Making memories -- and books

JUST FOR PARENTS

September 10, 2000

Advice and strategies to help your children read

Editor's Note: Jerdine Nolen today discusses how to make a book. Her column runs bi-weekly.

Books are not only fun to read, they are fun to make. Making books is a good way to record an event or hold onto a memory. Fill pages with poetry, photographs or a made up story with pictures.

Cover Materials and Supplies

Choose from:

Construction paper, poster board, cardboard, file folders

Cardboard cut into the shapes of animals or objects

Cardboard covered with contact paper (or laminated), wallpaper, cloth or wrapping paper

For bound books, the covering is one piece extending over the front, spine and back of the book.

Keep these handy:

Crayons, scissors, ruler, pencils, markers, tape, staples / stapler, hole-puncher

Binding Instructions

Depending on what kind of book you're making, choose from the following methods:

Staple pages and cover. Then bind with heavy tape durability.

Punch holes in the pages and cover. Use notebook or shower curtain rings to hold together.

Use the cover as a template for the shape of the pages. Bind the pages and cover together with tape, rings, or staples.

Fold pages accordion style. When using wrapping paper or wallpaper, the printed side could be used for the front and back cover and the unprinted side for text and art.

Pages can be covered with contact paper or laminated. Bind pages to the cover with tape or glue.

You can also make bound books. Fold your paper in half. Write your story. Draw and / or color in your pictures. Sew in the center pages inside the spine of the cover. Glue the unprinted backs of each page onto the hard cover.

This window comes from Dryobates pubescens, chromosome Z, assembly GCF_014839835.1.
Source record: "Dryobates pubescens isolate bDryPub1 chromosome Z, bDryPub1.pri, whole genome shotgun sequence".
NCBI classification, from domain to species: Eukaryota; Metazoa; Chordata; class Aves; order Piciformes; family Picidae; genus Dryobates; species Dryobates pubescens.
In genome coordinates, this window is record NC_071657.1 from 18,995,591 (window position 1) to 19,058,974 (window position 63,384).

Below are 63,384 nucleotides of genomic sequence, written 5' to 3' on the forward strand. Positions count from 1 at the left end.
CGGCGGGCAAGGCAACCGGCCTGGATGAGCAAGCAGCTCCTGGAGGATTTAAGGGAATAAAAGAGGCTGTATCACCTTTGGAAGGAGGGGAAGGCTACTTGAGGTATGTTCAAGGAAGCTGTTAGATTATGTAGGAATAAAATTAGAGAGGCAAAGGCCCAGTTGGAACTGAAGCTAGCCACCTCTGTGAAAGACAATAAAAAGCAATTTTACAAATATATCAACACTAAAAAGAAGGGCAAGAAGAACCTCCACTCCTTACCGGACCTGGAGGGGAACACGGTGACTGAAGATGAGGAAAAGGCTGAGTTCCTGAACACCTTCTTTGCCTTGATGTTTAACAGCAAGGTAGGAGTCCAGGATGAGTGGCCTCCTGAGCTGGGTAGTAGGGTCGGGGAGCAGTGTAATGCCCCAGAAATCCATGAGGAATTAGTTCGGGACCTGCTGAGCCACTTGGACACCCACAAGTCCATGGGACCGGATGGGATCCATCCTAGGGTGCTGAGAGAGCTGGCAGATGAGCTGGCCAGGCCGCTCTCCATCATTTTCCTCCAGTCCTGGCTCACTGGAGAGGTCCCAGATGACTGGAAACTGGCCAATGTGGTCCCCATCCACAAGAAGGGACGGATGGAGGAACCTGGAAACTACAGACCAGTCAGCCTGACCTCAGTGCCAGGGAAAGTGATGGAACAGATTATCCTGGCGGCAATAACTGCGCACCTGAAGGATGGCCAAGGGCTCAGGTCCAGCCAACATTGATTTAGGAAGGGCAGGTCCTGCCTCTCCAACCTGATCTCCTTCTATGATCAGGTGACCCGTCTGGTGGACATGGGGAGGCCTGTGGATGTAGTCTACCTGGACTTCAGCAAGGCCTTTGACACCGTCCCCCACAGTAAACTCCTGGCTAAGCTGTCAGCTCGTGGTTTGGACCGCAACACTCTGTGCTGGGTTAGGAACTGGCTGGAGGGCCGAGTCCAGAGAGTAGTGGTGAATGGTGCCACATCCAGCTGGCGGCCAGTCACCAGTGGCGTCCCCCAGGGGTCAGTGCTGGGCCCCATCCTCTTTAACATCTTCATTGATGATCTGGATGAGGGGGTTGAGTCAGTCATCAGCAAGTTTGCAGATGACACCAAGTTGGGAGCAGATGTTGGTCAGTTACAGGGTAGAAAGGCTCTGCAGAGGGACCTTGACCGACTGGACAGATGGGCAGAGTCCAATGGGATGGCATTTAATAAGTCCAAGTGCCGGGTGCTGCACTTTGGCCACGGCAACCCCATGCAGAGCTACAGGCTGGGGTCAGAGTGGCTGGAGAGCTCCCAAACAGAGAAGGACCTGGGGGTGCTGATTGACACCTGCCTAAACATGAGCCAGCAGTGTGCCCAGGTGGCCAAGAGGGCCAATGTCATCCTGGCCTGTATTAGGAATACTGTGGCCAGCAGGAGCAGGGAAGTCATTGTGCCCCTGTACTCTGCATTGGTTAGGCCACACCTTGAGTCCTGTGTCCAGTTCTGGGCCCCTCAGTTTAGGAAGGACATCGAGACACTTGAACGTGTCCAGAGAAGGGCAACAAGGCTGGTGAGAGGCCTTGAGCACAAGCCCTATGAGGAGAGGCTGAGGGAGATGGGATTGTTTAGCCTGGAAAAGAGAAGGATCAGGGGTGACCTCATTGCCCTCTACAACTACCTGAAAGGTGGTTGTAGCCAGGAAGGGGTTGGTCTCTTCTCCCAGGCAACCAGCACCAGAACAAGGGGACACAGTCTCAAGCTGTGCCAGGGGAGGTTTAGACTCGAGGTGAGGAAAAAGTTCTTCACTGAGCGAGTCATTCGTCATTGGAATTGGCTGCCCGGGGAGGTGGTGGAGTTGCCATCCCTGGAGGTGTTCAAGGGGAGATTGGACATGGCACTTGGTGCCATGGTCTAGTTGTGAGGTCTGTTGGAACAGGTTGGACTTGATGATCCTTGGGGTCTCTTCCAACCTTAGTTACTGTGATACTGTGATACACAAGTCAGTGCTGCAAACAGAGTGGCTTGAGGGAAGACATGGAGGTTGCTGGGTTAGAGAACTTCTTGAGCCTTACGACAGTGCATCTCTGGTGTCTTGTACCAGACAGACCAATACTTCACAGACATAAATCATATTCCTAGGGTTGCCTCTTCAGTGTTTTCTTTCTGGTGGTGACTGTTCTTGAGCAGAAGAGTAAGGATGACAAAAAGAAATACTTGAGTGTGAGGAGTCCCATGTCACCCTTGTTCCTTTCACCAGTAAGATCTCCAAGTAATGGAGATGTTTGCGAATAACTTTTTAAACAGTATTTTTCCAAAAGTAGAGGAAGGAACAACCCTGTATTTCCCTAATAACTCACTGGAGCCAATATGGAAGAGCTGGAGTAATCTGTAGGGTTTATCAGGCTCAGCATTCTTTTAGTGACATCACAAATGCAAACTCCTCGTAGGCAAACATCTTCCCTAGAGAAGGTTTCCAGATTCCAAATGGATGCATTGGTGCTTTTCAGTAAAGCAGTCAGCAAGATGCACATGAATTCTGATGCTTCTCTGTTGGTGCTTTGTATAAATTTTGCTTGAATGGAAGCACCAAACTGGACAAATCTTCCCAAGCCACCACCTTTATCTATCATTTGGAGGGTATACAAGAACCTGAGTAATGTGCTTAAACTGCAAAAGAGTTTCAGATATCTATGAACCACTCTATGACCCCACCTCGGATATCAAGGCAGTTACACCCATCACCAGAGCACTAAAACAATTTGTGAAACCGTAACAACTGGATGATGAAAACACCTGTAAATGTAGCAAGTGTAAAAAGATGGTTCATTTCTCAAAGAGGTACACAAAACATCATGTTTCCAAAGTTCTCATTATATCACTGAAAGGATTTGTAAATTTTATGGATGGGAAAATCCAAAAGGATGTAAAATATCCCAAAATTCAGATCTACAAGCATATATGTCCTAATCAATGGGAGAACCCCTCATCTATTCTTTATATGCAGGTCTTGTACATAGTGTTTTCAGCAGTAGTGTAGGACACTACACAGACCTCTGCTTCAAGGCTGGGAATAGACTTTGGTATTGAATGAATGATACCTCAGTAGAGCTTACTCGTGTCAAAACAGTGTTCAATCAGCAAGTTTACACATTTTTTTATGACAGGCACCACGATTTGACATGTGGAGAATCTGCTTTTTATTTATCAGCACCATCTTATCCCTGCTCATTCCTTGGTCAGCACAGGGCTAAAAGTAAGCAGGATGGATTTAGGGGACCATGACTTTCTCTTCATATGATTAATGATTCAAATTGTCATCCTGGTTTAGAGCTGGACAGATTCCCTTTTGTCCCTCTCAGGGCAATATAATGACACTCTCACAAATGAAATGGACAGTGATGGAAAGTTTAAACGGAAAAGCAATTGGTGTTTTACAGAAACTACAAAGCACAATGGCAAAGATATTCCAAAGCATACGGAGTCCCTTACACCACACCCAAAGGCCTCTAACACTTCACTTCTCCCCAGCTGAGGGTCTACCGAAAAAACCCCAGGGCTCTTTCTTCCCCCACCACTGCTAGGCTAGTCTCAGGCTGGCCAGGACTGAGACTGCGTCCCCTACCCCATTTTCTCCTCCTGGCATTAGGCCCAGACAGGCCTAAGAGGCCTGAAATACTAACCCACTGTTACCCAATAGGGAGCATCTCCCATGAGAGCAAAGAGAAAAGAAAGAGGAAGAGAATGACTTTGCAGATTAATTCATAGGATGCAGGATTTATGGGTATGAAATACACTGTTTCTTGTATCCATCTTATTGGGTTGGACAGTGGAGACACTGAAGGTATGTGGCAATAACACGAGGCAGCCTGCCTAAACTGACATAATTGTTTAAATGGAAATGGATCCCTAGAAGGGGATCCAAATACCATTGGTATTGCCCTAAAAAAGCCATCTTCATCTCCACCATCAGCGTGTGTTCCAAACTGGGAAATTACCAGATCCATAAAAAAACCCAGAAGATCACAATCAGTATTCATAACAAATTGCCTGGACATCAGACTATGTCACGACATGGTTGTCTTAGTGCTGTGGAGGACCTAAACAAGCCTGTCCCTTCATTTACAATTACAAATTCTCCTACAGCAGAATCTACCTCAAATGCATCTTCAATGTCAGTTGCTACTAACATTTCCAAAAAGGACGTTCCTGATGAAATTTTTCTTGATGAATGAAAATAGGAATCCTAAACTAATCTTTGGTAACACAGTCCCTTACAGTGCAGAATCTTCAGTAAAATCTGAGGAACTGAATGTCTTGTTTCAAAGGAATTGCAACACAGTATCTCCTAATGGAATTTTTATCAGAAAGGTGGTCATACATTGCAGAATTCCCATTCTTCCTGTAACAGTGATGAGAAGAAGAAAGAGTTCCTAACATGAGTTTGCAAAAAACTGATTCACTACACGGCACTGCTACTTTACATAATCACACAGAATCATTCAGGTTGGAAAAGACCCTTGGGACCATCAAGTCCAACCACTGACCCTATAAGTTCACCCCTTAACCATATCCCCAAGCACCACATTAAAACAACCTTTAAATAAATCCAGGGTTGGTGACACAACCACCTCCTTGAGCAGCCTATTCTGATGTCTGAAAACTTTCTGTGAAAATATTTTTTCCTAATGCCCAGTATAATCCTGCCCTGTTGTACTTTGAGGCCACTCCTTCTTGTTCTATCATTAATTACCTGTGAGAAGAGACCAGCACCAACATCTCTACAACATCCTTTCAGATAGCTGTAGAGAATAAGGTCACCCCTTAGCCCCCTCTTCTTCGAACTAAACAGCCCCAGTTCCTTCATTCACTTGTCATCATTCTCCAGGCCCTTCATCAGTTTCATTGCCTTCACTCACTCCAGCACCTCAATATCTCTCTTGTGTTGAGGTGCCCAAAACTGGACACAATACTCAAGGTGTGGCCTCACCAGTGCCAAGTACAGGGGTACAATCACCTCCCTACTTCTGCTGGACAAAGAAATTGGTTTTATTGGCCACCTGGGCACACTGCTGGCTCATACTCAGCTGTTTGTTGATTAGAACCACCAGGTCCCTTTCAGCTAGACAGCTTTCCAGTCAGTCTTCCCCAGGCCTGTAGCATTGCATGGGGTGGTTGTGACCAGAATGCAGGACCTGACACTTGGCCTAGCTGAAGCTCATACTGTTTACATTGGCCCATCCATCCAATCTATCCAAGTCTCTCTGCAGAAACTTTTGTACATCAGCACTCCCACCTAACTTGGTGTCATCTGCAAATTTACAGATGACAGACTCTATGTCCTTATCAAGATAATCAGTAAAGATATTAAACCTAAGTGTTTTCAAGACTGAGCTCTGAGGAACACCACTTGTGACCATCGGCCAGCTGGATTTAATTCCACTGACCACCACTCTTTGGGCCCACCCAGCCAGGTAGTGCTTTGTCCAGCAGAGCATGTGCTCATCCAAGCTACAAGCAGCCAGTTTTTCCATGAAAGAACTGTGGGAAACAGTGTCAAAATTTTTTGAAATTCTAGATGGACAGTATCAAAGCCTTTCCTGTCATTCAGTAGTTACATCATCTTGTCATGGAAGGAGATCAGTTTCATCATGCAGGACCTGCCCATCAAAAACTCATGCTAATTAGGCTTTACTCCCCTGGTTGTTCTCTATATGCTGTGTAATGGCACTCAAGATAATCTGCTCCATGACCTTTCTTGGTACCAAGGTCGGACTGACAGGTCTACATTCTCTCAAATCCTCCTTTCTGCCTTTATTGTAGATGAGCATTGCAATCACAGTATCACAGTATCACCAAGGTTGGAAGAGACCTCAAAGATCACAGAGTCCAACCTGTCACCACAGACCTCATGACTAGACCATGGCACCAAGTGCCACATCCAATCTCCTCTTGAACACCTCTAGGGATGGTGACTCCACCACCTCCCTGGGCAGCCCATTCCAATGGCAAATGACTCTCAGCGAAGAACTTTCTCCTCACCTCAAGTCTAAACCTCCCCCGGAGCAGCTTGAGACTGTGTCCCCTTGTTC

For more ideas, check out these books:

"How A Book is Made" by Aliki

"Author: A True Story" by Helen Lester

A resident of Ellicott City, Jerdine Nolen is the award-winning children's author of "Harvey Potter's Balloon Farm" and "Raising Dragons." She is a former teacher and administrator in elementary education, and has personally field-tested her suggestions on her son and daughter.

Take-out food for thought

Don't have time to go through the stacks with toddlers in tow? Take-out food for thought is now available. Get in the express lane before other parents and head to any branch of the Enoch Pratt Free Library for pre-picked selections for your little ones compiled by head children's librarian Selma Levi.

Nicknamed "Pre-C To Go" -- Pre-school curriculum to go -- each package consists of four to five books (hardcover, paperback and boardbooks), audio tapes and a tip sheet for expanded reading activities specially geared toward one of six themes. Parents can choose from packages about:

Friends

Family

Feelings

Transportation

Community helpers (police, firemen, doctors)

Colors

A questionnaire is also enclosed for parents, day care centers and home day-care providers to give feedback. Each set is put into a handy container for your convenience. Thirty (five of each theme) are available at the Central Library and over 120 others are spread throughout the Pratt system.

-- Athima Chansanchai

New York Times Best Sellers: Children's picture books

Editor's Note: The New York Times has divided the children's best-seller list into three categories, which will be published in rotation. This list covers picture books, and the next two weeks' lists will cover children's chapter books and children's paperbacks, respectively.

1. "Wemberly Worried" by Kevin Henkes. (weeks on list: 5)

2. "Oh, the Places You'll Go!" by Dr. Seuss. (186)

3. "How Do Dinosaurs Say Good Night?" by Jane Yolen. (6)

4. "Emily's First 100 Days of School" by Rosemary Wells. (2)

5. "Eloise's Guide to Life" by Kay Thompson. (7)

6. "Does a Kangaroo Have a Mother, Too?" by Eric Carle. (4)

7. "The Quiltmaker's Gift" by Jeff Brumbeau. (2)

8. "Joseph Had a Little Overcoat" by Simms Taback. (6)

9. "Sally Goes to the Beach" by Stephen Huneck. (1)

10. "Click, Clack, Moo: Cows That Type" by Doreen Cronin. (2)

Contact us

The Sun invites readers to send in tips about encouraging children to read, and we will print them on this page or on sunspot.net, our place on the Internet. Please include your name, town and daytime phone number. Send suggestions by fax to 410-783-2519; by e-mail to sun.features@baltsun.com; or by mail to Reading by 9 Parent Tips, The Sun, Features Department, 501 N. Calvert St., Baltimore, Md. 21278.

On Wednesdays: The Just for Kids section with read-aloud story, puzzles and poster

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